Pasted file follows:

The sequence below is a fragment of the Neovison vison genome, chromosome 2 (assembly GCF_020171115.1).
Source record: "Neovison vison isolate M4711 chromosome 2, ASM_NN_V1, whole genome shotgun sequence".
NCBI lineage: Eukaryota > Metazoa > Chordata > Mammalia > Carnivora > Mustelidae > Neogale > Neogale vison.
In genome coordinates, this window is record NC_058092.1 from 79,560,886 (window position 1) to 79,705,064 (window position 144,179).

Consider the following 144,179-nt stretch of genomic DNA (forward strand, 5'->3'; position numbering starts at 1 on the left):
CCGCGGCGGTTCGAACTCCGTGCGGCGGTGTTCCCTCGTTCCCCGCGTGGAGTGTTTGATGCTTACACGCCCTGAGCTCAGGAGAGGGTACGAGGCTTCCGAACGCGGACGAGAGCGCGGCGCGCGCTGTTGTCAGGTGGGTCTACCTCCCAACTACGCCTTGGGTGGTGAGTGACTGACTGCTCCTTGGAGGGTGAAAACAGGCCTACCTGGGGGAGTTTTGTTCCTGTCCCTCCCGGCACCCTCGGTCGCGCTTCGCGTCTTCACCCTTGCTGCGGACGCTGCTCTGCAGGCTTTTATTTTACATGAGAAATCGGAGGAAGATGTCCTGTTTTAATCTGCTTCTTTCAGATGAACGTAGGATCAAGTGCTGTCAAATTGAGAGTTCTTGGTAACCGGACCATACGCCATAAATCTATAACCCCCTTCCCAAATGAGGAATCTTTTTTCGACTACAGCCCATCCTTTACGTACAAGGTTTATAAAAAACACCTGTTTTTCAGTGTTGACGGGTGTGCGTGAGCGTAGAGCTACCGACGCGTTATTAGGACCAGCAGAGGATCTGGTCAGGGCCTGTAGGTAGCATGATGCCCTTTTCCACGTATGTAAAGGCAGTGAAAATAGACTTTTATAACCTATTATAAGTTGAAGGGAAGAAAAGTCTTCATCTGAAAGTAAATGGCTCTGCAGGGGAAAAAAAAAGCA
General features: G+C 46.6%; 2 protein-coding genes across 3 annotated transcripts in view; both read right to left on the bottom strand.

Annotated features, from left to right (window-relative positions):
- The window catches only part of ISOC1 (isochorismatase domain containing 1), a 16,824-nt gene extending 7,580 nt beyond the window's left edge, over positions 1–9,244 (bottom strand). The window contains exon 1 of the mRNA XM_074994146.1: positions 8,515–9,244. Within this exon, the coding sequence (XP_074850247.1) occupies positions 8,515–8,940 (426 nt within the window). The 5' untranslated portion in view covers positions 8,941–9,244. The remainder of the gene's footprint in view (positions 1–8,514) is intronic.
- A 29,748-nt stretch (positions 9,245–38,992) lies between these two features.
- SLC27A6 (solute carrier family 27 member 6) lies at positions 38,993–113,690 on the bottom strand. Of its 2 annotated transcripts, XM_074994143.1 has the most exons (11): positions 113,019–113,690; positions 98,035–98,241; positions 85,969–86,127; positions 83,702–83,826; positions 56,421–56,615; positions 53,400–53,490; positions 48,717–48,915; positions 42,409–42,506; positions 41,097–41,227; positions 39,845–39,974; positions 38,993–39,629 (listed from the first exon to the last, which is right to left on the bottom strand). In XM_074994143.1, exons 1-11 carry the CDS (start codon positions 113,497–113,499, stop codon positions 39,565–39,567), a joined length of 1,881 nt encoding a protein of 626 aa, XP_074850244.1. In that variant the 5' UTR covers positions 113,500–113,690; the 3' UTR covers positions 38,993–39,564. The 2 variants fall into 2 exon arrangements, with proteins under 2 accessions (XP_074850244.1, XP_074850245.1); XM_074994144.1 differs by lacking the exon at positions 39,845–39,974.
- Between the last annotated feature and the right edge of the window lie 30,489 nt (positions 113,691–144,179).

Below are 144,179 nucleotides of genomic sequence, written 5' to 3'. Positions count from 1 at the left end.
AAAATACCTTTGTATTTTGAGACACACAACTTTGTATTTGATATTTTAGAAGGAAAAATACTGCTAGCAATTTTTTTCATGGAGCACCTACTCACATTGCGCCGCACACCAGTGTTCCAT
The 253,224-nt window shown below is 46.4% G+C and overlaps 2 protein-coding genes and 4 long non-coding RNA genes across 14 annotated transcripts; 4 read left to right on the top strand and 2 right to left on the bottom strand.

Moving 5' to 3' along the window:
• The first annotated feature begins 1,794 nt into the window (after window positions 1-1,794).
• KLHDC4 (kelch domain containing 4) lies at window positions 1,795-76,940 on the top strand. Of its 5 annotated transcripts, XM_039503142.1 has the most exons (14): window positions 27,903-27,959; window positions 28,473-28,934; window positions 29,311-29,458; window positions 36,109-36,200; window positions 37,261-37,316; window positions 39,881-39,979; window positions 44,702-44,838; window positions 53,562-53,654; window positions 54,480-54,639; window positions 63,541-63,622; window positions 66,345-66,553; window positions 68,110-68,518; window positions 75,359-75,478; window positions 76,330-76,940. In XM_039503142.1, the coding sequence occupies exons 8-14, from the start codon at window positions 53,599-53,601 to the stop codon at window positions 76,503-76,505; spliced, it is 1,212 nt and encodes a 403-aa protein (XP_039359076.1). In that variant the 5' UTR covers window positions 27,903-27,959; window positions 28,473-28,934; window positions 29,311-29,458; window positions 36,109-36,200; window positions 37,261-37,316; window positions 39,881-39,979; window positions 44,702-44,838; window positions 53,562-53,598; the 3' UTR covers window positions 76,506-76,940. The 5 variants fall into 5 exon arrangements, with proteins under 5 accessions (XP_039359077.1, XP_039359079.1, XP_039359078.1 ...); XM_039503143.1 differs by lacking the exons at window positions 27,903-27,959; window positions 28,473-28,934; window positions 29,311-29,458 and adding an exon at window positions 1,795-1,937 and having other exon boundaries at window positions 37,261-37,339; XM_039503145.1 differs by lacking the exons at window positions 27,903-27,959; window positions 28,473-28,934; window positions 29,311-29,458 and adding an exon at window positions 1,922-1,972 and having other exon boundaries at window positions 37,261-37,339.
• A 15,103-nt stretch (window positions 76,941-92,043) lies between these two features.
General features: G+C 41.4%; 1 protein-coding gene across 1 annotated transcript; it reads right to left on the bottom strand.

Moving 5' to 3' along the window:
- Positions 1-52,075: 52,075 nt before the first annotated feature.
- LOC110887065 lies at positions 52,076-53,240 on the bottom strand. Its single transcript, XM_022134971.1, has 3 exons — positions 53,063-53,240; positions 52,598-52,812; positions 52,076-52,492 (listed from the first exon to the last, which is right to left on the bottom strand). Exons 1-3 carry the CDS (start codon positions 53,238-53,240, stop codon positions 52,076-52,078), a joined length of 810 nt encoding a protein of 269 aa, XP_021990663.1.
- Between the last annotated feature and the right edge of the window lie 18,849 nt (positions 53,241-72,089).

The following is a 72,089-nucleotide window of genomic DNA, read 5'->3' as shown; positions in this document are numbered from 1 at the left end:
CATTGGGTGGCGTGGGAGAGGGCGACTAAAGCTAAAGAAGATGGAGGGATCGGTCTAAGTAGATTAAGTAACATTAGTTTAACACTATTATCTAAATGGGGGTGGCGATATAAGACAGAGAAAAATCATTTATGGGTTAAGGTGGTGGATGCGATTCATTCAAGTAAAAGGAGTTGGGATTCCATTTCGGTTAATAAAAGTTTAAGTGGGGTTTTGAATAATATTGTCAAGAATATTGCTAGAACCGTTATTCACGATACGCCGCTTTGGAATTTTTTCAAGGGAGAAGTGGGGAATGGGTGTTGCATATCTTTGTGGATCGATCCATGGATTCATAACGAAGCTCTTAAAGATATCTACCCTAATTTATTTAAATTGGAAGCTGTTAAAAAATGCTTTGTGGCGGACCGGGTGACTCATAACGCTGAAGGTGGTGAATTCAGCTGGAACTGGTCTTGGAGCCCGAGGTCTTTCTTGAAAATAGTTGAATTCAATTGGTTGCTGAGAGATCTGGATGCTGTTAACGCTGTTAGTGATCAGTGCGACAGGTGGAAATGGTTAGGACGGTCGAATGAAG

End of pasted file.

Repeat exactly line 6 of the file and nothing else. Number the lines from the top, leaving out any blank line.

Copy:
CCGCGGCGGTTCGAACTCCGTGCGGCGGTGTTCCCTCGTTCCCCGCGTGGAGTGTTTGATGCTTACACGCCCTGAGCTCAGGAGAGGGTACGAGGCTTCCGAACGCGGACGAGAGCGCGGCGCGCGCTGTTGTCAGGTGGGTCTACCTCCCAACTACGCCTTGGGTGGTGAGTGACTGACTGCTCCTTGGAGGGTGAAAACAGGCCTACCTGGGGGAGTTTTGTTCCTGTCCCTCCCGGCACCCTCGGTCGCGCTTCGCGTCTTCACCCTTGCTGCGGACGCTGCTCTGCAGGCTTTTATTTTACATGAGAAATCGGAGGAAGATGTCCTGTTTTAATCTGCTTCTTTCAGATGAACGTAGGATCAAGTGCTGTCAAATTGAGAGTTCTTGGTAACCGGACCATACGCCATAAATCTATAACCCCCTTCCCAAATGAGGAATCTTTTTTCGACTACAGCCCATCCTTTACGTACAAGGTTTATAAAAAACACCTGTTTTTCAGTGTTGACGGGTGTGCGTGAGCGTAGAGCTACCGACGCGTTATTAGGACCAGCAGAGGATCTGGTCAGGGCCTGTAGGTAGCATGATGCCCTTTTCCACGTATGTAAAGGCAGTGAAAATAGACTTTTATAACCTATTATAAGTTGAAGGGAAGAAAAGTCTTCATCTGAAAGTAAATGGCTCTGCAGGGGAAAAAAAAAGCA